Dental work in Spain does not fall under the public care system and must be paid for in full by the individual, unless they have private health insurance in Spain. Dentist fees in Spain are relatively inexpensive and the general quality of care is of a high standard, although private health insurance can halve the costs with dental insurance costing as low as €10–20 per month. Read more in our guide to dentists in Spain
Choosing a doctor
Once you have your TSI card, you can register with an individual doctor or at your local health centre. With regards to doctors and paediatricians, you can select one from within your local healthcare district. To see any other specialist practitioners, however, you must be referred by your GP. More is explained in our guide for visiting doctors and specialists in Spain.
Private health insurance in Spain
If you require additional health services, you can opt for private health insurance in Spain. Spanish private health insurance companies offer a range of packages which cater specifically to your age, health condition and other circumstances. As ever, it’s important to thoroughly research your options and seek as much advice as possible before committing to a specific health plan. Foreigners may like to check if their package provides the same protection in Spain as it does in their country of origin.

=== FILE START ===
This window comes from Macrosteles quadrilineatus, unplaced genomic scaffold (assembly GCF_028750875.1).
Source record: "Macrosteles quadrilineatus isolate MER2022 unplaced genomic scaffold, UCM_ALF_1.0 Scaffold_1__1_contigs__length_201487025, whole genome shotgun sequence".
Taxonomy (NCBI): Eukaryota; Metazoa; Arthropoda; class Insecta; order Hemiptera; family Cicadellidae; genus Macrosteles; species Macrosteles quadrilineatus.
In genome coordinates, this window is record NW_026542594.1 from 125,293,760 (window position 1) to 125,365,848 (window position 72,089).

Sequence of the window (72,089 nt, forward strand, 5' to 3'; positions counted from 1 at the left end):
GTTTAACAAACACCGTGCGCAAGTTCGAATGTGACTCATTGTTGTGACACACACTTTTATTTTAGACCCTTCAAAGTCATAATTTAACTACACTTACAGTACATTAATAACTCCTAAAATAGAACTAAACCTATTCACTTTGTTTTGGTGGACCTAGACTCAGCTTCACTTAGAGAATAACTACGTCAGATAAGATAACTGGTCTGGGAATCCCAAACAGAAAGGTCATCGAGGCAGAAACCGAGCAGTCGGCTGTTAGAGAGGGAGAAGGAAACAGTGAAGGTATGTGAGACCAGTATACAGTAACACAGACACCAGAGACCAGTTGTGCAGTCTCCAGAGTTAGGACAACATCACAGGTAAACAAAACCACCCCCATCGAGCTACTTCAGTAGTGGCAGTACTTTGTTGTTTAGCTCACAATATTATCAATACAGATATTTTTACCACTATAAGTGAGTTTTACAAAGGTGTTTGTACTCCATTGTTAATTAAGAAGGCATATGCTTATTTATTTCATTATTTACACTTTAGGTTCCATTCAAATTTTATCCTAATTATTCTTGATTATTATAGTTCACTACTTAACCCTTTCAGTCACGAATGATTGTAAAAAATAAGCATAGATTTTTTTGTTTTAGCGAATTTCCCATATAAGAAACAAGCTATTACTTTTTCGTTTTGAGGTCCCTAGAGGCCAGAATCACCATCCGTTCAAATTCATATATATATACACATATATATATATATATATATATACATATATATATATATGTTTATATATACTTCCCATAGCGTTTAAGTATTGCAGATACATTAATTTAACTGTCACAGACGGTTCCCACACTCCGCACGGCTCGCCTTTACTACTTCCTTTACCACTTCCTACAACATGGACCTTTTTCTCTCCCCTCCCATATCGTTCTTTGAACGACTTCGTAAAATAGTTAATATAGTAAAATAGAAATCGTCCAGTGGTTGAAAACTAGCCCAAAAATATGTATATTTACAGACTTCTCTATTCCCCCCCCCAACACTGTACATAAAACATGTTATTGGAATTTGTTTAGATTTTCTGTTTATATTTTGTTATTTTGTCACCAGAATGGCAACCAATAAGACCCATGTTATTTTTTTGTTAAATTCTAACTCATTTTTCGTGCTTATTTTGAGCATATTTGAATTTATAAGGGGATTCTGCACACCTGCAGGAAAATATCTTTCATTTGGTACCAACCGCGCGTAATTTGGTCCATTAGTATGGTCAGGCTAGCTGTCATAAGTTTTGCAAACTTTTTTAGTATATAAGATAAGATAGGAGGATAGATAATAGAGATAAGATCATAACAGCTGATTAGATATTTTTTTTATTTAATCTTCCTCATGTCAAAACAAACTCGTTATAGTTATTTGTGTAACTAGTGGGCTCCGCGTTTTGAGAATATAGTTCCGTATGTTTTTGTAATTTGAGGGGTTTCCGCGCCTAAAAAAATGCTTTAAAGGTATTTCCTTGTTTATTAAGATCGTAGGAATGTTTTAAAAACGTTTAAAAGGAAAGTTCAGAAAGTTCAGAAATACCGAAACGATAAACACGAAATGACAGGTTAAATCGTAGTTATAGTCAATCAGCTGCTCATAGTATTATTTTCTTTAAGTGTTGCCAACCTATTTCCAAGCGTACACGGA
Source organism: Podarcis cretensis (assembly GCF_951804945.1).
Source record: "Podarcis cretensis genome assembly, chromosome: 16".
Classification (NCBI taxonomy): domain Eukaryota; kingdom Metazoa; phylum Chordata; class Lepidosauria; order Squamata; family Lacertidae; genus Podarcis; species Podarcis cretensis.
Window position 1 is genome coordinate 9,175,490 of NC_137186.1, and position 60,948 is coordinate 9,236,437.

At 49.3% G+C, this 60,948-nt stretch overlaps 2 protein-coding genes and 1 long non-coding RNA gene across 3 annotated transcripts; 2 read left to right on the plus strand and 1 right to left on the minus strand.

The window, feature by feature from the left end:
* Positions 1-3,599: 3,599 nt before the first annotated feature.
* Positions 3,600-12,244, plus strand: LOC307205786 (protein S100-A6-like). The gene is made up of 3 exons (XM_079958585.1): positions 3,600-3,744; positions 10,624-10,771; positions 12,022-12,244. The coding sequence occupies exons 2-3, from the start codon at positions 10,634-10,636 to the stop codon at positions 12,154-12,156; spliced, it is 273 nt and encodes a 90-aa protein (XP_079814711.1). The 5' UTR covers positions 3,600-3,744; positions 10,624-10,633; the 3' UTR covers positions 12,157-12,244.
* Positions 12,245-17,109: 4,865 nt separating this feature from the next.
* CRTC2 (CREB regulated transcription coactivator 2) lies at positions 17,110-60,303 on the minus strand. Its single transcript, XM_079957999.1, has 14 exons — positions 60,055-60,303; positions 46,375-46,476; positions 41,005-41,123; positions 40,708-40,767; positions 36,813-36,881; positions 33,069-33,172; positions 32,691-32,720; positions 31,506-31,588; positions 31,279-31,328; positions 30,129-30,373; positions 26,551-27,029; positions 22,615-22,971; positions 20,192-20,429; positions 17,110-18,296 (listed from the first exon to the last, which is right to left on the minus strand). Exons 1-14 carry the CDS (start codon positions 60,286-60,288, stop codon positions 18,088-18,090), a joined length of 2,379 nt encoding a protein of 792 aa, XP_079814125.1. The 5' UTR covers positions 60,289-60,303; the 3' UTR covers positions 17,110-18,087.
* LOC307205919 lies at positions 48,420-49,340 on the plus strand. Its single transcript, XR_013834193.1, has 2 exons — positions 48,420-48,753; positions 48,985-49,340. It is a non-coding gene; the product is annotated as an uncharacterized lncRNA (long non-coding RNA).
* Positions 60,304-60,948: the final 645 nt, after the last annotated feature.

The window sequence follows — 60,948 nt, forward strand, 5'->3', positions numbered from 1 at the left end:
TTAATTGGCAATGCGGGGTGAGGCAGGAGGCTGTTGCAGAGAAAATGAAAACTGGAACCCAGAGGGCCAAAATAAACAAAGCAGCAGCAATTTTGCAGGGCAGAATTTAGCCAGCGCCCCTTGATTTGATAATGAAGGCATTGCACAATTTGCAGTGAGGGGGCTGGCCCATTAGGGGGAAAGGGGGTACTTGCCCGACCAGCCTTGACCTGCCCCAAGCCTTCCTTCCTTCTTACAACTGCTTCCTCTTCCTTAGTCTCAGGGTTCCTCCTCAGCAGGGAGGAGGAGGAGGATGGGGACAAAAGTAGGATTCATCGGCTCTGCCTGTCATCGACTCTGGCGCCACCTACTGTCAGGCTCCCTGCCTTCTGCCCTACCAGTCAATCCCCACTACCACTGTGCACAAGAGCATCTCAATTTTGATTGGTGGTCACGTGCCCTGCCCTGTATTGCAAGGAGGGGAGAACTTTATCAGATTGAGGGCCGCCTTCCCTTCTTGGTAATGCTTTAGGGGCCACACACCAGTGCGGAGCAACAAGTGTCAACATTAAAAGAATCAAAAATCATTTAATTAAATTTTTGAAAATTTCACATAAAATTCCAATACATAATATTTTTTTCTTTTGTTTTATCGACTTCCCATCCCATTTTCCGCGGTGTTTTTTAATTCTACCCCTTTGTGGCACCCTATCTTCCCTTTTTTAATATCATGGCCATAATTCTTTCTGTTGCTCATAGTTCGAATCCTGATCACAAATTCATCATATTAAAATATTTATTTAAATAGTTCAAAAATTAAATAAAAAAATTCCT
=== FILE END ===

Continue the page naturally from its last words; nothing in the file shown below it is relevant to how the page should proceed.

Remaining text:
While the quality of Spain’s public healthcare is of a high standard, some residents do opt for private healthcare in Spain to avoid the sometimes lengthy waiting times associated with the public service. This is an important factor to consider when weighing up the private care avenue, particularly if you have a medical history which suggests you will require regular treatment. If this is the case, then cutting down on waiting times may be a priority for you.
A private health insurance plan can also enable you to select a doctor with a strong grasp of English, which may be of particular importance to those who expect to be in regular contact with their GP. Lists of English speaking doctors are often available from tourist offices and embassies.
Families may also want to explore various family insurance packages in order to get the best possible value for money, and some insurance firms also provide additional cover, such as 100 percent dental cover.
EU nationals who travel frequently outside of the EU may also consider private health insurance, as the EHIC card only covers travel within the EU.
Some of the largest private health insurance companies in Spain include:
You can compare private health insurance providers in Spain and get free quotes on our special Expatica health insurance page, and with the following tools: Acierto.com (in Spanish) and Rastreator.com in (Spanish).
Special agreement with Spanish social security: Convenio Especial
Spanish authorities offer a pay-in scheme, known as the Convenio Especial (special agreement), available to those who may have issues accessing the benefits of the system, such as those who become unemployed or are on low wages. It is essentially a low-cost insurance scheme which provides cover in exchange for a monthly fee that is calculated on a number of factors. You can choose to pay a minimum, average or maximum contribution base. The convenio especial is suspended during periods of normal employment where your contributions will be met through your salary.